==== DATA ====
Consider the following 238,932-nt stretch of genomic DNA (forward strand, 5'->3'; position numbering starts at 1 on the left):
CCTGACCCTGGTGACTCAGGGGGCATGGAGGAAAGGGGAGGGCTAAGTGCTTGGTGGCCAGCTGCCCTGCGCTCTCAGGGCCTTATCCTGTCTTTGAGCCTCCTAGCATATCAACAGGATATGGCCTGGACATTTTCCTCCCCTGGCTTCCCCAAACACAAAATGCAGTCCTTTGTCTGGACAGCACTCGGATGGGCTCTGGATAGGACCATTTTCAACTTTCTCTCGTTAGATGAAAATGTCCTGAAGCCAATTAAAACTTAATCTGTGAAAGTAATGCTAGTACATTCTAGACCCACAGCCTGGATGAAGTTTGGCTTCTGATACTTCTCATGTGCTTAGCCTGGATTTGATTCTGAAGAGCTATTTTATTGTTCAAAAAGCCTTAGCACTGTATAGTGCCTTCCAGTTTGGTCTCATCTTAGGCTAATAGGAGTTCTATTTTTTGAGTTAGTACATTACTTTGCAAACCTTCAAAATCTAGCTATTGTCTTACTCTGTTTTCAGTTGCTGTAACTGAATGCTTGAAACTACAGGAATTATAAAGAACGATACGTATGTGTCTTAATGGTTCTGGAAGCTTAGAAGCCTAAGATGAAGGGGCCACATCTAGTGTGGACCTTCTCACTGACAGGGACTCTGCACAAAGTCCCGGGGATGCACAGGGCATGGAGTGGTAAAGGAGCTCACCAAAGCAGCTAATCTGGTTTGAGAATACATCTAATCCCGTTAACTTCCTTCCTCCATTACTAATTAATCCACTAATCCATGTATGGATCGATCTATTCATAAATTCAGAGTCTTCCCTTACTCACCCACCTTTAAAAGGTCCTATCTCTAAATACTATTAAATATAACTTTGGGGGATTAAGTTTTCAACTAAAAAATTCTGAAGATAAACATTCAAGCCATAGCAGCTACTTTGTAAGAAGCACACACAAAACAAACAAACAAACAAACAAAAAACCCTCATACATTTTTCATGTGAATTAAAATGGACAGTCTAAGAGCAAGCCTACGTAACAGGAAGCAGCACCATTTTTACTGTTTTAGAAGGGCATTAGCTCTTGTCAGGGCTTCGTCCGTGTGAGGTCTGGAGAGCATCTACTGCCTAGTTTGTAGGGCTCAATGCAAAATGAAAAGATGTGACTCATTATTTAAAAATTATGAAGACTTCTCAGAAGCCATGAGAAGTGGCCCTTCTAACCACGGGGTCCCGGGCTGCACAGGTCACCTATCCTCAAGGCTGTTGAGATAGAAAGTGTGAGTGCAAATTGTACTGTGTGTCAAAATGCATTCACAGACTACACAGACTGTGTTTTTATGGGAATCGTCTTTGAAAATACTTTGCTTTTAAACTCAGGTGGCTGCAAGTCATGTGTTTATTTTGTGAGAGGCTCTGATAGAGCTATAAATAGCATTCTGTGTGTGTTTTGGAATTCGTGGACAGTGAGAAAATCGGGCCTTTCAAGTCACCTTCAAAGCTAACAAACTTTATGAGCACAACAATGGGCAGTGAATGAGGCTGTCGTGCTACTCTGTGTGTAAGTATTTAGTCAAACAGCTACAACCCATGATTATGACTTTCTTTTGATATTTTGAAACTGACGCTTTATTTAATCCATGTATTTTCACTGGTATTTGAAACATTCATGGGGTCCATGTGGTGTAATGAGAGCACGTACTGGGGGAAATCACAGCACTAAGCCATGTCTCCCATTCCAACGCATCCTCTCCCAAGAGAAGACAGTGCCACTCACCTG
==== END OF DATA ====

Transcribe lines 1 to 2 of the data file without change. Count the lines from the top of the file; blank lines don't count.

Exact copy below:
Consider the following 238,932-nt stretch of genomic DNA (forward strand, 5'->3'; position numbering starts at 1 on the left):
CCTGACCCTGGTGACTCAGGGGGCATGGAGGAAAGGGGAGGGCTAAGTGCTTGGTGGCCAGCTGCCCTGCGCTCTCAGGGCCTTATCCTGTCTTTGAGCCTCCTAGCATATCAACAGGATATGGCCTGGACATTTTCCTCCCCTGGCTTCCCCAAACACAAAATGCAGTCCTTTGTCTGGACAGCACTCGGATGGGCTCTGGATAGGACCATTTTCAACTTTCTCTCGTTAGATGAAAATGTCCTGAAGCCAATTAAAACTTAATCTGTGAAAGTAATGCTAGTACATTCTAGACCCACAGCCTGGATGAAGTTTGGCTTCTGATACTTCTCATGTGCTTAGCCTGGATTTGATTCTGAAGAGCTATTTTATTGTTCAAAAAGCCTTAGCACTGTATAGTGCCTTCCAGTTTGGTCTCATCTTAGGCTAATAGGAGTTCTATTTTTTGAGTTAGTACATTACTTTGCAAACCTTCAAAATCTAGCTATTGTCTTACTCTGTTTTCAGTTGCTGTAACTGAATGCTTGAAACTACAGGAATTATAAAGAACGATACGTATGTGTCTTAATGGTTCTGGAAGCTTAGAAGCCTAAGATGAAGGGGCCACATCTAGTGTGGACCTTCTCACTGACAGGGACTCTGCACAAAGTCCCGGGGATGCACAGGGCATGGAGTGGTAAAGGAGCTCACCAAAGCAGCTAATCTGGTTTGAGAATACATCTAATCCCGTTAACTTCCTTCCTCCATTACTAATTAATCCACTAATCCATGTATGGATCGATCTATTCATAAATTCAGAGTCTTCCCTTACTCACCCACCTTTAAAAGGTCCTATCTCTAAATACTATTAAATATAACTTTGGGGGATTAAGTTTTCAACTAAAAAATTCTGAAGATAAACATTCAAGCCATAGCAGCTACTTTGTAAGAAGCACACACAAAACAAACAAACAAACAAACAAAAAACCCTCATACATTTTTCATGTGAATTAAAATGGACAGTCTAAGAGCAAGCCTACGTAACAGGAAGCAGCACCATTTTTACTGTTTTAGAAGGGCATTAGCTCTTGTCAGGGCTTCGTCCGTGTGAGGTCTGGAGAGCATCTACTGCCTAGTTTGTAGGGCTCAATGCAAAATGAAAAGATGTGACTCATTATTTAAAAATTATGAAGACTTCTCAGAAGCCATGAGAAGTGGCCCTTCTAACCACGGGGTCCCGGGCTGCACAGGTCACCTATCCTCAAGGCTGTTGAGATAGAAAGTGTGAGTGCAAATTGTACTGTGTGTCAAAATGCATTCACAGACTACACAGACTGTGTTTTTATGGGAATCGTCTTTGAAAATACTTTGCTTTTAAACTCAGGTGGCTGCAAGTCATGTGTTTATTTTGTGAGAGGCTCTGATAGAGCTATAAATAGCATTCTGTGTGTGTTTTGGAATTCGTGGACAGTGAGAAAATCGGGCCTTTCAAGTCACCTTCAAAGCTAACAAACTTTATGAGCACAACAATGGGCAGTGAATGAGGCTGTCGTGCTACTCTGTGTGTAAGTATTTAGTCAAACAGCTACAACCCATGATTATGACTTTCTTTTGATATTTTGAAACTGACGCTTTATTTAATCCATGTATTTTCACTGGTATTTGAAACATTCATGGGGTCCATGTGGTGTAATGAGAGCACGTACTGGGGGAAATCACAGCACTAAGCCATGTCTCCCATTCCAACGCATCCTCTCCCAAGAGAAGACAGTGCCACTCACCTG